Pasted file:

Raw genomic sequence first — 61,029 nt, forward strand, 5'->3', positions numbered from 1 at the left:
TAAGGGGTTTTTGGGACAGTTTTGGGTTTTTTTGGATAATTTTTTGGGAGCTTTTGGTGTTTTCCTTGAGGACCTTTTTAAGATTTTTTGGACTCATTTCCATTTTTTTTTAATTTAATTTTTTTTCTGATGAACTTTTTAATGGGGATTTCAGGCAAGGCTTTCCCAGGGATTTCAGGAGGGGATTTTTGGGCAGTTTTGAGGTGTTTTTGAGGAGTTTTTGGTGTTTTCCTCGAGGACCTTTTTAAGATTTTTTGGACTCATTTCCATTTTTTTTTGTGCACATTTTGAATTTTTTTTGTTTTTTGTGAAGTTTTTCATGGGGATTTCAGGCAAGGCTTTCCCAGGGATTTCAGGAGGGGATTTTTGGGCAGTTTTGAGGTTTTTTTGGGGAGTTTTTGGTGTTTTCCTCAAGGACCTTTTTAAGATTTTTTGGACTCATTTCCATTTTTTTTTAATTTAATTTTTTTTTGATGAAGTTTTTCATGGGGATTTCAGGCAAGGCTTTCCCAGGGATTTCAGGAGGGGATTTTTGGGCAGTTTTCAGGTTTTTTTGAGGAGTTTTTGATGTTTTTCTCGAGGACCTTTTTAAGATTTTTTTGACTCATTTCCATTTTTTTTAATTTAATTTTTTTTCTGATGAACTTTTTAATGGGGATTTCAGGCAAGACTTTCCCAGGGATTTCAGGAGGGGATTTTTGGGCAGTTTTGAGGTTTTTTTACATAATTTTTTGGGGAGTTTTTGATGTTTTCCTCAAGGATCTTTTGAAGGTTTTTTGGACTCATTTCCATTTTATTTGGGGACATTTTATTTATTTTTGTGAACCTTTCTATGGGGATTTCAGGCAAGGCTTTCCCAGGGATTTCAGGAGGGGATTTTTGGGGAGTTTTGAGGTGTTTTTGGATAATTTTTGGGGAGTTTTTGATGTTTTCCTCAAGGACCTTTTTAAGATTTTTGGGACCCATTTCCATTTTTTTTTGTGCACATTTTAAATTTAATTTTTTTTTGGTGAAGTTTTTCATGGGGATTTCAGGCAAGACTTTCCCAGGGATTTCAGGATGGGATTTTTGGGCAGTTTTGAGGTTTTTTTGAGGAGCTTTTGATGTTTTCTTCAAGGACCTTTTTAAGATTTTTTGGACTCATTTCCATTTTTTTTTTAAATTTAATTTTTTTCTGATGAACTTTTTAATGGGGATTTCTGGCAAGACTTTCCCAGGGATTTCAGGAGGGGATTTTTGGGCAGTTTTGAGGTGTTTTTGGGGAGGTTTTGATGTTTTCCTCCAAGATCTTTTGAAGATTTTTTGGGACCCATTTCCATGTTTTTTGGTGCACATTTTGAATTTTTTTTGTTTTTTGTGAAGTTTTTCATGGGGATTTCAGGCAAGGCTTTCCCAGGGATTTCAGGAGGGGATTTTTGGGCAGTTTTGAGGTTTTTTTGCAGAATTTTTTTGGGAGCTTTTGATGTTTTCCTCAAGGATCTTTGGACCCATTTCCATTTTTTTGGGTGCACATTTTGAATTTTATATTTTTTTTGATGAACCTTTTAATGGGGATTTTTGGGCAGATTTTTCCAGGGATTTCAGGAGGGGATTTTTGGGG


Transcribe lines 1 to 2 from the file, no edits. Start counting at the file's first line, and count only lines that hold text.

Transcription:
Raw genomic sequence first — 61,029 nt, forward strand, 5'->3', positions numbered from 1 at the left:
TAAGGGGTTTTTGGGACAGTTTTGGGTTTTTTTGGATAATTTTTTGGGAGCTTTTGGTGTTTTCCTTGAGGACCTTTTTAAGATTTTTTGGACTCATTTCCATTTTTTTTTAATTTAATTTTTTTTCTGATGAACTTTTTAATGGGGATTTCAGGCAAGGCTTTCCCAGGGATTTCAGGAGGGGATTTTTGGGCAGTTTTGAGGTGTTTTTGAGGAGTTTTTGGTGTTTTCCTCGAGGACCTTTTTAAGATTTTTTGGACTCATTTCCATTTTTTTTTGTGCACATTTTGAATTTTTTTTGTTTTTTGTGAAGTTTTTCATGGGGATTTCAGGCAAGGCTTTCCCAGGGATTTCAGGAGGGGATTTTTGGGCAGTTTTGAGGTTTTTTTGGGGAGTTTTTGGTGTTTTCCTCAAGGACCTTTTTAAGATTTTTTGGACTCATTTCCATTTTTTTTTAATTTAATTTTTTTTTGATGAAGTTTTTCATGGGGATTTCAGGCAAGGCTTTCCCAGGGATTTCAGGAGGGGATTTTTGGGCAGTTTTCAGGTTTTTTTGAGGAGTTTTTGATGTTTTTCTCGAGGACCTTTTTAAGATTTTTTTGACTCATTTCCATTTTTTTTAATTTAATTTTTTTTCTGATGAACTTTTTAATGGGGATTTCAGGCAAGACTTTCCCAGGGATTTCAGGAGGGGATTTTTGGGCAGTTTTGAGGTTTTTTTACATAATTTTTTGGGGAGTTTTTGATGTTTTCCTCAAGGATCTTTTGAAGGTTTTTTGGACTCATTTCCATTTTATTTGGGGACATTTTATTTATTTTTGTGAACCTTTCTATGGGGATTTCAGGCAAGGCTTTCCCAGGGATTTCAGGAGGGGATTTTTGGGGAGTTTTGAGGTGTTTTTGGATAATTTTTGGGGAGTTTTTGATGTTTTCCTCAAGGACCTTTTTAAGATTTTTGGGACCCATTTCCATTTTTTTTTGTGCACATTTTAAATTTAATTTTTTTTTGGTGAAGTTTTTCATGGGGATTTCAGGCAAGACTTTCCCAGGGATTTCAGGATGGGATTTTTGGGCAGTTTTGAGGTTTTTTTGAGGAGCTTTTGATGTTTTCTTCAAGGACCTTTTTAAGATTTTTTGGACTCATTTCCATTTTTTTTTTAAATTTAATTTTTTTCTGATGAACTTTTTAATGGGGATTTCTGGCAAGACTTTCCCAGGGATTTCAGGAGGGGATTTTTGGGCAGTTTTGAGGTGTTTTTGGGGAGGTTTTGATGTTTTCCTCCAAGATCTTTTGAAGATTTTTTGGGACCCATTTCCATGTTTTTTGGTGCACATTTTGAATTTTTTTTGTTTTTTGTGAAGTTTTTCATGGGGATTTCAGGCAAGGCTTTCCCAGGGATTTCAGGAGGGGATTTTTGGGCAGTTTTGAGGTTTTTTTGCAGAATTTTTTTGGGAGCTTTTGATGTTTTCCTCAAGGATCTTTGGACCCATTTCCATTTTTTTGGGTGCACATTTTGAATTTTATATTTTTTTTGATGAACCTTTTAATGGGGATTTTTGGGCAGATTTTTCCAGGGATTTCAGGAGGGGATTTTTGGGG